Thanks for the input, kala and taz. I've been warming up to the idea of marriage lately. I saw some gorgeous photos of couples married on a glacier and think that would be perfect for us. I just get so sad when I think of my mum not being there, but if I invite her, that opens up a world of hurt with everyone I don't invite. Oh, drama. :rolleyes:
Depending on family pressure, it is possible to have a wedding that is entirely special to you and your partner. You don't have to all the "regular" things that most couples have...you don't even have to be all quirky and unique and stylish. You literally need only a piece of paper, an officiant, and 2 witnesses. I promise you will be so much more satisfied with your wedding experience if you just start from there and work outward, including only what is special and meaningful to you two. Is there a special place? Grandma's backyard, or a vacation spot, or a school campus/library? Do you want to be surrounded by a cloud of family and friends, or just a few of your closest? Will your guests be more the dancing/party type, or more the sit-around-a-campfire-drinking-scotch-playing-guitar type?
Originally Posted by redwoodfey
We decided not to have a DJ, because neither of us are big dancers, nor are any of our friends. Saved us a big chunk of cash that we were able to use on things that were more meaningful to us (like awesome catering; seriously, our wedding food was amazing). Instead, we had a friend with good taste in music put together an iPod playlist, and another friend who knows a thing or two about electronics set up a sound system. Another charismatic friend "emcee'd", and you know what? Everything went just fine. Nobody was bored, people mingled and enjoyed each other's company, and everyone said it was the most relaxing wedding they had ever been to. I didn't want to embarrass my single girlfriends by making them come do a bouquet toss (and I DEFINITELY did not want to embarrass myself and my husband with a garter toss), so we just scratched that. I didn't even bother to buy a garter, and I divided my bouquet into two and presented a half to our two living grandmas. Won MAJOR brownie points with that one too. You don't have to have a groom's cake if you don't want. You don't have to have a unity candle and sand ceremony. You can have a morning wedding with waffles and bacon and mimosas if you want. I just feel really passionate about this, because I LOVE being married, and I LOVED my wedding!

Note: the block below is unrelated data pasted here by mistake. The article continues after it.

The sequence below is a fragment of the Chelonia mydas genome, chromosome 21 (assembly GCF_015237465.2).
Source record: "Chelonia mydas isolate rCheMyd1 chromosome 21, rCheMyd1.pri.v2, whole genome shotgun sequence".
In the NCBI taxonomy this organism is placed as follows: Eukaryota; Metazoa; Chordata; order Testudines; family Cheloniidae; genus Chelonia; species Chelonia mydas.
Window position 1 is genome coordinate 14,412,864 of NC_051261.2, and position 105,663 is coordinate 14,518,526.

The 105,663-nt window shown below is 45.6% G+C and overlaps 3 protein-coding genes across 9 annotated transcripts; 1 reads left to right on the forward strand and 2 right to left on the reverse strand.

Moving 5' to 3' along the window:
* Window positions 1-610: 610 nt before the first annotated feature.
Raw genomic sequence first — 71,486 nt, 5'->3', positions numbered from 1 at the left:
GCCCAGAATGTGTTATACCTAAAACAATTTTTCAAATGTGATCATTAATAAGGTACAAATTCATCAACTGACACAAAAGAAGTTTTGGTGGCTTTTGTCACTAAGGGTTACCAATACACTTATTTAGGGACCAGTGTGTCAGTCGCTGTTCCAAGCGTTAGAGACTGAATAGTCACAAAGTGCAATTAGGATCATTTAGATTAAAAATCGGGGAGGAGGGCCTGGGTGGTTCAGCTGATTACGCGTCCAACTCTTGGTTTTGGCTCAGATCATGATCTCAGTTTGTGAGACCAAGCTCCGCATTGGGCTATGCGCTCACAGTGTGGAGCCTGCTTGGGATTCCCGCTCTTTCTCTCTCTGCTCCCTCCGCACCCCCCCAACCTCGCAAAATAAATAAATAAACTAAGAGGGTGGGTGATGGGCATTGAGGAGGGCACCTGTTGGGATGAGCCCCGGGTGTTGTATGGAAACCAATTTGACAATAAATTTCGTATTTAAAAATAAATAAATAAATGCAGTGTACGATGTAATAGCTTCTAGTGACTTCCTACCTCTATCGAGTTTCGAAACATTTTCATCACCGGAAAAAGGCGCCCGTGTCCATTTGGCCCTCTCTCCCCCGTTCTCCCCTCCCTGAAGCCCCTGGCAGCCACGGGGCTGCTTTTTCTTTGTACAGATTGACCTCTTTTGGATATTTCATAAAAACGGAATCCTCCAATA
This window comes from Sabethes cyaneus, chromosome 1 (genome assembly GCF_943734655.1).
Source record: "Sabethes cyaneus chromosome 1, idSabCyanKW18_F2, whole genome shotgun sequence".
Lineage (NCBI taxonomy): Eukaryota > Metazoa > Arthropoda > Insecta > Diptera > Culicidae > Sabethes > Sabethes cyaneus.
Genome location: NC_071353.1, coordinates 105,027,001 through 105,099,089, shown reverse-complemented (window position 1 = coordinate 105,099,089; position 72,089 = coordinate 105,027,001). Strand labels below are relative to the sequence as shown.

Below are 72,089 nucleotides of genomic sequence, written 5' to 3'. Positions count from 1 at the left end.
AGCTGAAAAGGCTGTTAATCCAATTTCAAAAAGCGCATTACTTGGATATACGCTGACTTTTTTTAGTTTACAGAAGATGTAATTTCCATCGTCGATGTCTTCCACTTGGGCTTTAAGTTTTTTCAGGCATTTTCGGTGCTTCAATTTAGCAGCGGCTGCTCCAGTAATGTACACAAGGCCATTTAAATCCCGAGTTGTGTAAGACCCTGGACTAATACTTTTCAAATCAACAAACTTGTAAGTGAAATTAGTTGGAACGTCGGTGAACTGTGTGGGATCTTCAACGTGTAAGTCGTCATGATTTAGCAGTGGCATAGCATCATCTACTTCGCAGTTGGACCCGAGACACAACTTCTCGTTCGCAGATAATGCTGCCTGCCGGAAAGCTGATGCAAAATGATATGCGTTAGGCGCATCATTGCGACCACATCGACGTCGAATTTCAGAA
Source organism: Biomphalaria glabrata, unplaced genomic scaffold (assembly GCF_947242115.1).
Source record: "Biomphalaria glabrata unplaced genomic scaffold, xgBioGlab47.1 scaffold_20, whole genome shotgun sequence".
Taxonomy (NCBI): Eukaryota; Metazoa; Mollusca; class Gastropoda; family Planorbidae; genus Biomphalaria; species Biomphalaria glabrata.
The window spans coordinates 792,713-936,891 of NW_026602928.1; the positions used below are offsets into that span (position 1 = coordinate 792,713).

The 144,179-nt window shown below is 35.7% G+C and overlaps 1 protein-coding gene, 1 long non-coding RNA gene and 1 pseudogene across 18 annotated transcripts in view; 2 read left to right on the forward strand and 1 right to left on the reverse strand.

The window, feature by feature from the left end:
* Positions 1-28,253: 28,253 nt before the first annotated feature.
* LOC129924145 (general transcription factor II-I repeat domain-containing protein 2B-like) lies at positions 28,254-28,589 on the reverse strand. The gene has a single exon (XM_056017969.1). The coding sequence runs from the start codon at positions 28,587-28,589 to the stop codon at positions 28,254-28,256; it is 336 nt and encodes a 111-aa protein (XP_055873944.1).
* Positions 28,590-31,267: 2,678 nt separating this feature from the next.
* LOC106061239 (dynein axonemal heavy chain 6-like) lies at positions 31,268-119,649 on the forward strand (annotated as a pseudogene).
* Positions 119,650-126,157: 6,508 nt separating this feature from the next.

We are currently "on and off", but I'll answer the questions as I would have done when we were in a steady relationship.
How often do you and your SO disagree to the point where one or both of you is irritated with the other? In the beginning, pretty much never. We agreed on nearly everything. We started to get irritated at each other about 4-5 months before we finally went separate ways.
What about an argument? Same as above.
What about an actual fight? As in heated words, things like blaming each other, bring up past issues, etc. Probably like the last two months we were together. It was mostly on me though; I wanted him to change. We were fighting pretty much on daily basis the last month.
Did the frequency change after children or with time passing? Or something like moving in together, etc? Do you have the same issues, or do you typically solve them and fight about something else next time? I moved in with him and his family when I got pregnant with Parker, and things were great in the beginning. It all started to get rocky when I wanted him to grow up, take responsibility etc. So it did have to do with us having a child together (don't get me wrong, I don't blame her at all!).
What I suggest to anyone who's thinking about getting married, is PLEASE take your time. It is a huge commitment to your partner that is not easy to break once you're in it. I believe you should date someone for at least 2 full calendar years before getting married - it takes time to get to know someone fully, enough that you can be absolutely positive you know everything you need to know and you want to spend your lives together. Especially if you are young, say, under 25 (the divorce rate is substantially higher for younger people) you are really just getting to know yourself & find out what your passions really are - that is your time to explore yourself & explore the world. End of schpiel.
We thought about eloping when wedding stress started to get to us. But we ended up having a lovely, simple, beautiful wedding, and I wouldn't change that. There are a few things I would do differently (note: do NOT sew your own wedding dress) but it was a great time to celebrate with our family & friends.